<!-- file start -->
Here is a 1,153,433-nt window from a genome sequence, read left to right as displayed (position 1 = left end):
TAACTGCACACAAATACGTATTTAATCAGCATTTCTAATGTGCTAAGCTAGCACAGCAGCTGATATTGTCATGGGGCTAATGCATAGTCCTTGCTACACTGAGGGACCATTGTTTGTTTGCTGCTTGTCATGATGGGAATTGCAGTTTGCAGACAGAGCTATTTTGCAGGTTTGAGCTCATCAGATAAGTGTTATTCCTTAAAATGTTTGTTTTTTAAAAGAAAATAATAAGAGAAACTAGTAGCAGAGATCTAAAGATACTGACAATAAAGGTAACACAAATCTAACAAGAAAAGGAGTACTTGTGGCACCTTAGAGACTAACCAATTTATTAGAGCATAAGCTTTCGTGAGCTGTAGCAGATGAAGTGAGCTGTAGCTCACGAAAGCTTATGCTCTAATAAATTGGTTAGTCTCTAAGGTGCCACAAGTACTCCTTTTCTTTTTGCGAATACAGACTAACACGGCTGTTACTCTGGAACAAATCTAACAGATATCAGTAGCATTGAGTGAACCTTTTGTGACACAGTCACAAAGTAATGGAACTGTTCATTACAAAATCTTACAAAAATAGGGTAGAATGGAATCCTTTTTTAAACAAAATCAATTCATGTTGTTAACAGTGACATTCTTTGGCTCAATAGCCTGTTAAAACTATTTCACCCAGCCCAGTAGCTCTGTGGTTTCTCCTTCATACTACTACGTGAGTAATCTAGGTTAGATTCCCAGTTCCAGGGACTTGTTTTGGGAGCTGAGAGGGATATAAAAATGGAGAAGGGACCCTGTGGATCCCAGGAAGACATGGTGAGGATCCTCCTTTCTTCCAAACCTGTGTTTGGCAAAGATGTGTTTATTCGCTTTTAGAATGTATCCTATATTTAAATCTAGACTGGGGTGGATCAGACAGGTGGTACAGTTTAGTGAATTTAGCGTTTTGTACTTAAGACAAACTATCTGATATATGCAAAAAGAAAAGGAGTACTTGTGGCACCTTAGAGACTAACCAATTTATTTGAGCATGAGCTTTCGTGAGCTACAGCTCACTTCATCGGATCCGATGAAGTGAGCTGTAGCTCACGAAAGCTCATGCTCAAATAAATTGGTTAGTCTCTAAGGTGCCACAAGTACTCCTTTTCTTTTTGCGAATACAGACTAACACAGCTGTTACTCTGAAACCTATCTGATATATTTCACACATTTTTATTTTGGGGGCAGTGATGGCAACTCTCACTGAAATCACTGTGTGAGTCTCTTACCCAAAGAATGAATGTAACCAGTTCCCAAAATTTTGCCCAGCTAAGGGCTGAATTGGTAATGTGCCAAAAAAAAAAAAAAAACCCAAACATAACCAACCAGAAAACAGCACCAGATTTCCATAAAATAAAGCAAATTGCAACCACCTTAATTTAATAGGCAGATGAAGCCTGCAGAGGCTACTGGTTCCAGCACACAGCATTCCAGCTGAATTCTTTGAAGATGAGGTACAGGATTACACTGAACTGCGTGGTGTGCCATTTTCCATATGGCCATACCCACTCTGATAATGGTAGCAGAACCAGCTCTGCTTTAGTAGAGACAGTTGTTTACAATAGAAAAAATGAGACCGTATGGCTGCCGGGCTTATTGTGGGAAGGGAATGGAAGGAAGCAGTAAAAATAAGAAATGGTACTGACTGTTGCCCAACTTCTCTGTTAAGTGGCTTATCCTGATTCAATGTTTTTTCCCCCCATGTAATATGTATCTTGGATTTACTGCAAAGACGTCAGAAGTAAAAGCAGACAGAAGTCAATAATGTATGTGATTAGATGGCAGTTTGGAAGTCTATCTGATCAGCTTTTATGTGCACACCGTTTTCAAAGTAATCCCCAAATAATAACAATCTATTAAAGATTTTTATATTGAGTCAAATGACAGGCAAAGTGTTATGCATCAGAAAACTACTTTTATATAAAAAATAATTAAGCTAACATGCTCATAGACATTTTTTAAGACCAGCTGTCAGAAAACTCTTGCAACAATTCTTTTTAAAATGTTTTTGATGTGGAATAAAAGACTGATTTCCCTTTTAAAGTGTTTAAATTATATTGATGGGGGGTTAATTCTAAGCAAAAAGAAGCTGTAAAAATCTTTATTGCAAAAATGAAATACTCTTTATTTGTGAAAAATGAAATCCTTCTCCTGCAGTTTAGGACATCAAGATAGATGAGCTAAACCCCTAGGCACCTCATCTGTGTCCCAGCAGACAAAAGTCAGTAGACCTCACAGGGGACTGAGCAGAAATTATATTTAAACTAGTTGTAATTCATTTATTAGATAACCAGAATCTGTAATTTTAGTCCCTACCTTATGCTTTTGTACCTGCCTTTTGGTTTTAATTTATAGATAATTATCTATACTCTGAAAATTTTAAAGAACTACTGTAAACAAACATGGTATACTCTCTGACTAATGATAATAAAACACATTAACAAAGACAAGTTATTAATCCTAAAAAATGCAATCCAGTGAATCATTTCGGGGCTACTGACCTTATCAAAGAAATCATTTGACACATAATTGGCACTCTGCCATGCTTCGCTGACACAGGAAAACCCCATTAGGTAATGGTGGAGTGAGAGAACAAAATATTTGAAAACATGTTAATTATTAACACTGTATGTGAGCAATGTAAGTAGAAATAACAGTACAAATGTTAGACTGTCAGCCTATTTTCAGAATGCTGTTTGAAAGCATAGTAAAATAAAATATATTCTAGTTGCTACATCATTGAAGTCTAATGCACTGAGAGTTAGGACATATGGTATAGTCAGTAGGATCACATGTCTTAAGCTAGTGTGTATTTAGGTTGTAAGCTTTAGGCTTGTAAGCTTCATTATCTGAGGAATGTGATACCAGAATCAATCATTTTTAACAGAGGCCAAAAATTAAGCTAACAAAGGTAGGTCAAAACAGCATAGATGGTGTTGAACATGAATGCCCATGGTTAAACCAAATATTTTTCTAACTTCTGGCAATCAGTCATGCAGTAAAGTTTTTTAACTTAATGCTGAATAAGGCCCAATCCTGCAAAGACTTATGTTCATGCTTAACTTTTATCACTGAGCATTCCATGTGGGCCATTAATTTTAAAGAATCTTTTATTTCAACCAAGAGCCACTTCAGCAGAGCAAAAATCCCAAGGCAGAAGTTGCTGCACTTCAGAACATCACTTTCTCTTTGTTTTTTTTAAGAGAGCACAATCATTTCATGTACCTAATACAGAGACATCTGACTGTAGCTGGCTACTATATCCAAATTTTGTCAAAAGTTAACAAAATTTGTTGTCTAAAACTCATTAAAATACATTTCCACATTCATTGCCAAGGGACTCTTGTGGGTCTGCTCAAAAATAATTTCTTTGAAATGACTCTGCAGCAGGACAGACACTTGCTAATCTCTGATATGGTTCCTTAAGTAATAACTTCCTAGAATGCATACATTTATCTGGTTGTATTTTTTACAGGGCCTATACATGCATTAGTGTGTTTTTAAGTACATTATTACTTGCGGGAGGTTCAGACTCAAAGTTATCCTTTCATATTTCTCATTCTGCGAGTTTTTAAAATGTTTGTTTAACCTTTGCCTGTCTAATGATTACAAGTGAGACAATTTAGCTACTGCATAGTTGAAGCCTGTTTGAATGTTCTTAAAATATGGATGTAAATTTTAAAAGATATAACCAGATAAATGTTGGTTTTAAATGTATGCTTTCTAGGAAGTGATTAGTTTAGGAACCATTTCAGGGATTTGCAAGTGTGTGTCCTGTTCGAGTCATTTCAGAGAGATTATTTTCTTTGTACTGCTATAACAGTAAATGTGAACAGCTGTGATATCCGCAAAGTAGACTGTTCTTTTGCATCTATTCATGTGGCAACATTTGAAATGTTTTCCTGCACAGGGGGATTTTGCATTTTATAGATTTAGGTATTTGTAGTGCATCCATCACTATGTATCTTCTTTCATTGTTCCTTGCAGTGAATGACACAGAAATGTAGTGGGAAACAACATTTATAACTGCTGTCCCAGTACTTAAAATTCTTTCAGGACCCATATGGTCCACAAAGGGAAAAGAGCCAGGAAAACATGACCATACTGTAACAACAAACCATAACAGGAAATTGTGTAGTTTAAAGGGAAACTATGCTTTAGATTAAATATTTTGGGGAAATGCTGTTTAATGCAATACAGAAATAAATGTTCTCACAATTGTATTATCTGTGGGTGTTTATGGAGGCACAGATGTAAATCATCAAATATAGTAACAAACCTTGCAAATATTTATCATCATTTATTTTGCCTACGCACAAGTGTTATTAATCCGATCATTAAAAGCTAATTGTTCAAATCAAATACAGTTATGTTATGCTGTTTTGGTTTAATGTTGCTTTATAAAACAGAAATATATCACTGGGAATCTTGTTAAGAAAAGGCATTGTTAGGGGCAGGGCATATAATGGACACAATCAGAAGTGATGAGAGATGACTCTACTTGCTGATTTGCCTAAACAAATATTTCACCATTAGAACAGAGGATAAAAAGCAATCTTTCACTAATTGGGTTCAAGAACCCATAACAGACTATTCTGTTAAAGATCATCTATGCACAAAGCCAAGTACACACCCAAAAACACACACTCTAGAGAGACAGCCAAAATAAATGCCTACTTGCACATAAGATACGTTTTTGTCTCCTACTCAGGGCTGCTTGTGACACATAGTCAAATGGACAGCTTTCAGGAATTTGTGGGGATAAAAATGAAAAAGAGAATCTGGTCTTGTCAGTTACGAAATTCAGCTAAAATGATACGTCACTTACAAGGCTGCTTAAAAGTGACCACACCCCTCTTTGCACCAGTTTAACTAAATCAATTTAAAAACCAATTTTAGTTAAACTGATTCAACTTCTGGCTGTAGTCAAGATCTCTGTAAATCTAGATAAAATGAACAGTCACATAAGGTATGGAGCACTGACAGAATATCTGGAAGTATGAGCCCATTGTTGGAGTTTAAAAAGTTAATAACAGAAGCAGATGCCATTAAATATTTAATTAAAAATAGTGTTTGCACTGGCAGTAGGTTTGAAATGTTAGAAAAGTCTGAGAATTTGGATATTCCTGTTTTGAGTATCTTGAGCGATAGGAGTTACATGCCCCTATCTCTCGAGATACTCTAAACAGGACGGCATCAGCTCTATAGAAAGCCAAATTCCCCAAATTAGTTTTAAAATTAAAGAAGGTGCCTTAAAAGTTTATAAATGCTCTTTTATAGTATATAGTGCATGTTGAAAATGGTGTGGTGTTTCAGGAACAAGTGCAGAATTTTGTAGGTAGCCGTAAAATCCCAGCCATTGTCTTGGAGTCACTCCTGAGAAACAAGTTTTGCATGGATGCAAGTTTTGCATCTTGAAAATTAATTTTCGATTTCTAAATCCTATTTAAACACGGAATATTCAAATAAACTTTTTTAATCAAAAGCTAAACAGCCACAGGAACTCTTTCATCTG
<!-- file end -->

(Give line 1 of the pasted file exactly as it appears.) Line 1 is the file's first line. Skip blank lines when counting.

Here is a 1,153,433-nt window from a genome sequence, read left to right as displayed (position 1 = left end):